Jones, James Earl, 1LT

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Last Rank
First Lieutenant
Last Service Branch
Last Primary MOS
1542-Infantry Unit Commander
Last MOS Group
Infantry (Officer)
Primary Unit
1953-1955, 1542, HHC, 38th Regimental Combat Team
Service Years
1953 - 1955


First Lieutenant

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38th Regimental Combat Team
  1953-1955, 1542, HHC, 38th Regimental Combat Team
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University of Michigan-Dearborn
  1952-1955, University of Michigan-Dearborn
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Early Life

James Earl Jones was born on January 17, 1931, in Arkabutla, Mississippi. His father, Robert Earl Jones, a boxer and actor, was largely absent from his life growing up. At an early age, Jones was raised by his maternal grandparents on their farm in Michigan. He is of Irish, Cherokee and African descent.

Jones developed a severe stutter in childhood, which left him terribly self-conscious and shy around other children. He refused to speak in school until a teacher helped him out of his silence during his high school years. "I had a great English teacher who believed in language," Jones later told the Hollywood Reporter. "And he looked at a poem I wrote and said, 'It's too good for you to have written, so to prove you wrote it, please stand up in front of the class and recite it from memory.' And I did it without stuttering."

Jones went to the University of Michigan to study medicine, but soon discovered acting. After college, he served in the military during the Korean War, returning to his passion of performing once he finished his service. Moving to New York City, Jones studied at the American Theatre Wing, and found a job as a janitor to make ends meet during the early days of his career.

Success on Stage and Screen

James Earl Jones made his Broadway debut in the late 1950s. For several years, he took on a variety of roles on the stage, on television and in film. Jones was active in the Shakespeare in the Park program, appearing in one of its first productions in 1962, and in 1964, he gave a tremendous performance as the title character in Othello—he would go on to play this character numerous times.

In 1963, Jones picked up an Emmy Award nomination for his performance on the TV show East Side/West Side. The following year, he played Lieutenant Lothar Zogg in Stanley Kubrick's war satire Dr. Strangelove, starring Peter Sellers and George C. Scott.

On the stage, Jones had a career breakthrough in 1966: He starred as boxer Jack Jefferson in the 1966 Broadway drama The Great White Hope, and the performance brought him his first Tony Award win. He also starred in the film version four years later, for which he earned an Academy Award nomination.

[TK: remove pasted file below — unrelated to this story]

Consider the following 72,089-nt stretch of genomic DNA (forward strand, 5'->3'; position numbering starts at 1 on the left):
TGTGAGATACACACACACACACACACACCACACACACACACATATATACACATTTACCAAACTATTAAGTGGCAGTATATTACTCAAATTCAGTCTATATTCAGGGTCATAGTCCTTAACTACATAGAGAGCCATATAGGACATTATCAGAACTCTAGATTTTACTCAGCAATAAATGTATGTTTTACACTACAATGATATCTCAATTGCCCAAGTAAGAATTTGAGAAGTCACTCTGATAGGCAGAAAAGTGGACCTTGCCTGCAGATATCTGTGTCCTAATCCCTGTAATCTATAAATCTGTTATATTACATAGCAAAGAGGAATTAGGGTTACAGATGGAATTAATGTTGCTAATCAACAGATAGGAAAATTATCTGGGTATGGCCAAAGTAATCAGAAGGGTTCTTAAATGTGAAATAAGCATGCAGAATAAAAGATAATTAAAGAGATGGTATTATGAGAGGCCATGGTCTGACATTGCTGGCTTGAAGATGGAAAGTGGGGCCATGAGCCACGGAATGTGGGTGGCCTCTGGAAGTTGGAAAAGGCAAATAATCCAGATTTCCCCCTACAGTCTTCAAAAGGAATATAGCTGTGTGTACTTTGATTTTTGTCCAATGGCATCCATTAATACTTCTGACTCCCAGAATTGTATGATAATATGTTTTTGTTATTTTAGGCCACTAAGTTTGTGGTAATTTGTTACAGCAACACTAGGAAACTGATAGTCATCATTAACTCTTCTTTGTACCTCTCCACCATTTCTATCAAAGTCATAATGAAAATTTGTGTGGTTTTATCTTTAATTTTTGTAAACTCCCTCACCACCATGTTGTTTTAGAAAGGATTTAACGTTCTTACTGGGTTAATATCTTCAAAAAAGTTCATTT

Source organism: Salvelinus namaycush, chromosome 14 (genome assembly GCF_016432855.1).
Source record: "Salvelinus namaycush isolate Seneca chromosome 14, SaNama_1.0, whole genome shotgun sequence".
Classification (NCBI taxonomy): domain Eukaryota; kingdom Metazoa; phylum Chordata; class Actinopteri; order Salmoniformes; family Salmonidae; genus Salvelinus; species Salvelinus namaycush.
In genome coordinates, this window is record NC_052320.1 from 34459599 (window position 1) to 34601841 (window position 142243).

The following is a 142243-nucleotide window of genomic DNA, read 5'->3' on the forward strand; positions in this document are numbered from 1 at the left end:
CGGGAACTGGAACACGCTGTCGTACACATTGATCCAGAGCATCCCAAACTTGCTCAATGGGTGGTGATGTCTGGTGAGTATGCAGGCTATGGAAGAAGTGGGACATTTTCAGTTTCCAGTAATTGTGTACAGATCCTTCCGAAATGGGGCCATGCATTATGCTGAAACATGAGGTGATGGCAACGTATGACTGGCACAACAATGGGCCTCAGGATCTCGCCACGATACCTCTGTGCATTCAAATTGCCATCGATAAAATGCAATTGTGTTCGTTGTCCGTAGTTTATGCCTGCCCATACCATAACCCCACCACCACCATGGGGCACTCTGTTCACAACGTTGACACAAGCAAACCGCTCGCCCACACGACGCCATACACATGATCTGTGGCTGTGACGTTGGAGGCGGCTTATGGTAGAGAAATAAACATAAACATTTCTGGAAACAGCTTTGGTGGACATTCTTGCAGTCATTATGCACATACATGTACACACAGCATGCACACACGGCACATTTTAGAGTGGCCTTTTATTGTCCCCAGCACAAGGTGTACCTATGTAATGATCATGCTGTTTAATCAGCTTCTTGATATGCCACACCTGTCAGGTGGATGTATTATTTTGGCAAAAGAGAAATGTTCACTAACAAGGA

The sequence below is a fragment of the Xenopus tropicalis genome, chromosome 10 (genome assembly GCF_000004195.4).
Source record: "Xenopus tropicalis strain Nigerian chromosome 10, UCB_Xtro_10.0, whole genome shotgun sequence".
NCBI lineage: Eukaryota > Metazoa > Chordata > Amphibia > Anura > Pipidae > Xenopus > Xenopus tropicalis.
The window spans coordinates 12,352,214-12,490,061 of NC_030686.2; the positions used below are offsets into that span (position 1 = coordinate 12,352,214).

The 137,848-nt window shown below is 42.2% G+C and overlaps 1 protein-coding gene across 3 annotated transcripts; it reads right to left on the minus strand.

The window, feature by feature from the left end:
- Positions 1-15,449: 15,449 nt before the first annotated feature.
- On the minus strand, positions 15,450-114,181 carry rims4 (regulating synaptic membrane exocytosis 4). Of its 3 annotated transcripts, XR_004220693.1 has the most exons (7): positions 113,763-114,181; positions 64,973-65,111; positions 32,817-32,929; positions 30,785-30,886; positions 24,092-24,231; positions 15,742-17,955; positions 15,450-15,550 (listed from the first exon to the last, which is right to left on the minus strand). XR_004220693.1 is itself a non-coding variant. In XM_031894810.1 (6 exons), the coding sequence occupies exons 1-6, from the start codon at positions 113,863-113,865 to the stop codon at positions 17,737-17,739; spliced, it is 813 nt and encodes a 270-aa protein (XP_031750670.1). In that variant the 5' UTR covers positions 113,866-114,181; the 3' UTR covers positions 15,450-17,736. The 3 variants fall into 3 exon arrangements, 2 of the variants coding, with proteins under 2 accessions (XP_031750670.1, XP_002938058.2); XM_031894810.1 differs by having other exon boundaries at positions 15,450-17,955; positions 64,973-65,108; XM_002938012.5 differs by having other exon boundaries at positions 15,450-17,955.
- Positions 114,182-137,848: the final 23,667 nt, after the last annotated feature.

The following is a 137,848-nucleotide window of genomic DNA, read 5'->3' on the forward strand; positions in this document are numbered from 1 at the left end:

Continuing to work in theater, Jones appeared in numerous Broadway productions during the 1970s and '80s. He had starring roles in such productions as the 1974 revival of Of Mice and Men and the 1978 play Paul Robeson. In 1987, he won his second Tony Award for his work in the August Wilson drama Fences.

Acclaimed Actor

Famous for his distinctively deep and rich voice, Jones began one of his most famous film roles in the late 1970s: performing the voice of Darth Vader in Star Wars (1977), The Empire Strikes Back (1980) and Return of the Jedi (1983).

On the big screen, Jones often played strong, authoritative characters. He played a Navy admiral in 1990's The Hunt for Red October—a role he reprised in Patriot Games (1992) and Clear and Present Danger (1994). That same year, he lent his commanding voice to the hit animated film The Lion King.

Jones thrived on TV as well, winning a pair of Emmy Awards in 1991, or his leading role on the dramatic series Gabriel's Fire and his supporting role on the miniseries Heat Wave. On Gabriel's Fire, which ran from 1990 to '91, he starred as a former cop who was released from prison after being convicted of murder.

Jones tried his hand at series TV again in 1995 with the short-lived drama Under One Roof. He also made guest appearances on such shows as Frasier and Everwood.
Later Projects

In more recent years, Jones, now in his 80s, continues to juggle a variety of film, TV and stage roles, and remains an in-demand actor. In 2005, he earned another Tony nomination (best leading actor in a play) for his work on On Golden Pond (Leslie Uggams co-starred in the production). Three years later, he played Big Daddy in the revival of the Tennessee Williams's classic Cat on a Hot Tin Roof, co-starring with Terrence Howard and Phylicia Rashad.

In 2012, Jones earned a Tony nomination for his performance in the revival of The Best Man by Gore Vidal. Around this same time, he was cast alongside Vanessa Hudgens and Rosario Dawson in the 2013 drama Gimme Shelter, and alongside Peter Dinklage and Mila Kunis in the dramatic comedy The Angriest Man in Brooklyn.

Over the years, Jones has received many accolades for his contributions to the arts, including a Kennedy Center Honor in 2002 and an honorary Academy Award in 2011—the Academy of Motion Picture Arts and Sciences bestowed this award to Jones for "his legacy of consistent excellence and uncommon versatility," according to the academy's website.
Personal Life

Previously married to actress Julienne Marie, Jones wed Cecilia Hart in 1982. The couple has one son, Flynn Earl Jones.

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